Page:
Jobs are the base of a strong City of Toronto. As KPMG's report states, reducing services identified in its report would have an impact on the Toronto economy. Continued support from the City will increase the exciting trend of its food sector, through work by economic development and culture, and continue to allow for an vibrant economy with good food jobs at its base.
Thank you for the opportunity to comment.
Executive Director, Food Forward
Thank you thank you thank you.
Your support in writing councillors and spreading the word about Toronto's local food policy helped lead to a significant win at City Council today, reversing the threat to the local food procurement policy that arose at Committee two weeks ago (see The Sun article). Good food won 40 to 1, with 4 councillors absent.
The compromise and cooperation by Councillors that led to the motion's passage was a rarely seen occurrence over the extended Council session this week, and is a victory for Toronto's food movement, the environment and Toronto food sector jobs. Only minor changes were made to the final motion which can be found here.
A petition from the Toronto Environmental Alliance along with support from local food processors, Ontario farmers and the Toronto Food Policy Council helped to lead the charge. Councillor Mary-Margaret McMahon led the item and negotiations with others on Council and was applauded by colleagues for success on the motion. It proves that a united food movement with citizen action can make a difference at City Hall.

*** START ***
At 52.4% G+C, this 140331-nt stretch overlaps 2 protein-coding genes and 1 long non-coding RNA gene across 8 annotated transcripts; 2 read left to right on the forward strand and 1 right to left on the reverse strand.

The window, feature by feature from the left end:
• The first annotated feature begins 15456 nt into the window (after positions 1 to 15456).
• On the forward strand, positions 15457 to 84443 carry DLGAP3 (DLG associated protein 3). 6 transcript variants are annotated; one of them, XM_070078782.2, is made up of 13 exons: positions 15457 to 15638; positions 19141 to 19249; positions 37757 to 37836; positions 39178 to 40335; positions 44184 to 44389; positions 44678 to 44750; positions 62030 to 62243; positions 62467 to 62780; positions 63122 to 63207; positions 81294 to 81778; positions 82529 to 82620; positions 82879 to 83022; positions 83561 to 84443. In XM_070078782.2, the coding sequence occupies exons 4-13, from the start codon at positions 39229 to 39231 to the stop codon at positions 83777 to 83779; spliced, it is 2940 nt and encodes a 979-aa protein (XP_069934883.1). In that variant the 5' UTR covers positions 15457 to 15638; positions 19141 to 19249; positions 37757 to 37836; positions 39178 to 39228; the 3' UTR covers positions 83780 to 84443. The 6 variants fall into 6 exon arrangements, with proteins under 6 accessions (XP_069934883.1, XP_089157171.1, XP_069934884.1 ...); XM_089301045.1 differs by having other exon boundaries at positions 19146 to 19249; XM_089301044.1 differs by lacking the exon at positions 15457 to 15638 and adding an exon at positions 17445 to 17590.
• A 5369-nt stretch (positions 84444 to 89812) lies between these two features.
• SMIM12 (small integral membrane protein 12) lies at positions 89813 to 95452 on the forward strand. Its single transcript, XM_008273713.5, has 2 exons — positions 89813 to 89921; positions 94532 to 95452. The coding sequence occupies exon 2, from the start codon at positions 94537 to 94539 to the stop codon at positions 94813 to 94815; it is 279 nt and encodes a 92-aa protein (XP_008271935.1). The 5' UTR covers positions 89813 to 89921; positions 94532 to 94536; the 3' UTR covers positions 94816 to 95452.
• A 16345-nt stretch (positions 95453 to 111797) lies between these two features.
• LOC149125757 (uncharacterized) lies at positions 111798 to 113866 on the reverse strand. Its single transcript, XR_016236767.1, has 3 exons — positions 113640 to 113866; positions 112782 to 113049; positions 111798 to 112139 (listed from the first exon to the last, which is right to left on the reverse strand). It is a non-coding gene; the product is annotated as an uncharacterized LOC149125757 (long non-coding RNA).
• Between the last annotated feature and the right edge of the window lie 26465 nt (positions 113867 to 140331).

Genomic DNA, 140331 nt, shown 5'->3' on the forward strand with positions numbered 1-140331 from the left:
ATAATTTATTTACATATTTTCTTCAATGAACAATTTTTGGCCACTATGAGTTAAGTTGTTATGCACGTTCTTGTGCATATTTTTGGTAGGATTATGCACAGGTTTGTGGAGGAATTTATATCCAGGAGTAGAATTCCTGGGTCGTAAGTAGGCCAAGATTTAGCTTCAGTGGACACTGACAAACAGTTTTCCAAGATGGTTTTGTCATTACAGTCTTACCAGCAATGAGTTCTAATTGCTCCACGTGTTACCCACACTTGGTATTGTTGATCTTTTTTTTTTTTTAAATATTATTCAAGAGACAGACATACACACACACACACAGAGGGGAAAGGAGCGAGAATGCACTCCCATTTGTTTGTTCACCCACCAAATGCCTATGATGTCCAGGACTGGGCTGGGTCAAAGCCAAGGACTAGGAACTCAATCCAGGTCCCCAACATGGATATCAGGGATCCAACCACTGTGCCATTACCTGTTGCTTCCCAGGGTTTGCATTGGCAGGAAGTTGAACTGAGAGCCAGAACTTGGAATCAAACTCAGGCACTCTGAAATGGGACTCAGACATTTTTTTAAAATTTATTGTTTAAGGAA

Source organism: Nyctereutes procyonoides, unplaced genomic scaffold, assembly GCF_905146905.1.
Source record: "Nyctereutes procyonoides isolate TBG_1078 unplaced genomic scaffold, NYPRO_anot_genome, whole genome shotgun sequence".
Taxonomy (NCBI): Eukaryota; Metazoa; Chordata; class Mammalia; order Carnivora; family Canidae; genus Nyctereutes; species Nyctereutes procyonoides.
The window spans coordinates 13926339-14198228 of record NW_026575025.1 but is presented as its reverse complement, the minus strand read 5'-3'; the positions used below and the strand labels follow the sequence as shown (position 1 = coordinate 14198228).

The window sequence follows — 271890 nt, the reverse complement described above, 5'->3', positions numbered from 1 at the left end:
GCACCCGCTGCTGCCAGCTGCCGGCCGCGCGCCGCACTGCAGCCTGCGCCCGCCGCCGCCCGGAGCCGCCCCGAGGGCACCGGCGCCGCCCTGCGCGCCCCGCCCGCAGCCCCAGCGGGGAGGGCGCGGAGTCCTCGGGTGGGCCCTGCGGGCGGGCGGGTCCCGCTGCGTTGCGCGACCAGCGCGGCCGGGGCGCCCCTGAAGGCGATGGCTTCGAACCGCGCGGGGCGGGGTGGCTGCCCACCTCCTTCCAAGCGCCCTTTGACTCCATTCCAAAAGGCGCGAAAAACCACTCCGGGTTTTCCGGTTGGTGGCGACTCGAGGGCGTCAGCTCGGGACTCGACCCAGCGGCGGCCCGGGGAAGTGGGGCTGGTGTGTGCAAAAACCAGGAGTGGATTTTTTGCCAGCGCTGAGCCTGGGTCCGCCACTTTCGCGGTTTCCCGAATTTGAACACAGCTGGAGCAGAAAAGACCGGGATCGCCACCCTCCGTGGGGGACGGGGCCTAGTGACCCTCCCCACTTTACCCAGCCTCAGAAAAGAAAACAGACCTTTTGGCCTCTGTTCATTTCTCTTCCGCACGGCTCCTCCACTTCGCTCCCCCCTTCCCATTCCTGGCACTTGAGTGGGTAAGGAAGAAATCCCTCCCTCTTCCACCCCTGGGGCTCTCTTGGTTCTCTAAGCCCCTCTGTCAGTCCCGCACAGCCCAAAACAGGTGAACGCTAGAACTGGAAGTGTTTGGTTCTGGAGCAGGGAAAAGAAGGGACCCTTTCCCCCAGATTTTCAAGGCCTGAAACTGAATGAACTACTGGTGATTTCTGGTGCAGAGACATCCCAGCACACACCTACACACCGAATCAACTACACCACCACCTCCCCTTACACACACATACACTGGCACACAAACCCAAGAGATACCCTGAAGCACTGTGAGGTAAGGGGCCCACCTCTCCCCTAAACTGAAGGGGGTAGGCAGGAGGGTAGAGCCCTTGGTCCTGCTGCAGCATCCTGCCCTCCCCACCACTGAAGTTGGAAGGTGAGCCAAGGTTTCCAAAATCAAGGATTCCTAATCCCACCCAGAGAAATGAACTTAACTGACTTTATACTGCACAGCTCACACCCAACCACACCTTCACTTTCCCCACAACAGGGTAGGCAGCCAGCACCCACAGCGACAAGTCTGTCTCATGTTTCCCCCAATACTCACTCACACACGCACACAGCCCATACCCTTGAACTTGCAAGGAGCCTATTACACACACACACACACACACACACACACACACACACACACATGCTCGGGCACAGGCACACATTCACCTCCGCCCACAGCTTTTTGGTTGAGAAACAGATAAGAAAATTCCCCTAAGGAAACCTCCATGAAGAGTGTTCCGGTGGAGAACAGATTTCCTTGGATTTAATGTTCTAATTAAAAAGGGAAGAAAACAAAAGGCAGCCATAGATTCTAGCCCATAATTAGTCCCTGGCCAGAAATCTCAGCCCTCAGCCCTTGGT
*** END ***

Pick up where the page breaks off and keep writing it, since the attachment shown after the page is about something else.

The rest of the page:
And that's an important note, because not all is good news today. The City's Core Service Review report by KPMG this morning took aim at Parks and Environment, suggesting that the City's urban agriculture program and the entire Toronto Environment Office might be areas to scrap. The report identifies urban ag as a "new and expanding activity area", though suggests it just might not be worth it. The Environment Office runs the Live Green program, which has provided significant grants and support for community food projects throughout the City, and our allotment and community gardens provide access for thousands growing their own food.
So we have to do this again and work together to tell our Councillors that urban agriculture, community food projects and a better environment are critical to the health of all Torontonians.
You can participate next by speaking at the Parks and Environment Committee on Thursday, July 21, when it discusses the core service review. You can register to depute, by contacting Kelly McCarthy by July 20 at noon, at firstname.lastname@example.org and 416-397-7796. It is important that residents discuss how they use these services, why they are important, and the direction they'd like to see the City take on enabling community kitchens, gardens, markets and bake ovens in our parks.
We can be a healthy City with a vibrant food culture prioritizing access for all, but only if we don't go backwards after so much success. The public feedback portion of the Core Service Review found food security mentioned as a priority time after time, with residents indicating their support for programs that address poverty and marginalization, affordable sustainable food and reduced bureaucratic blocks to community and business projects.
Let us know if you're interested in speaking at Committee, and we can help. After success today, but further threats to healthy food in Toronto, becoming a member of Food Forward is even more important. Join us and let's keep working together for positive change.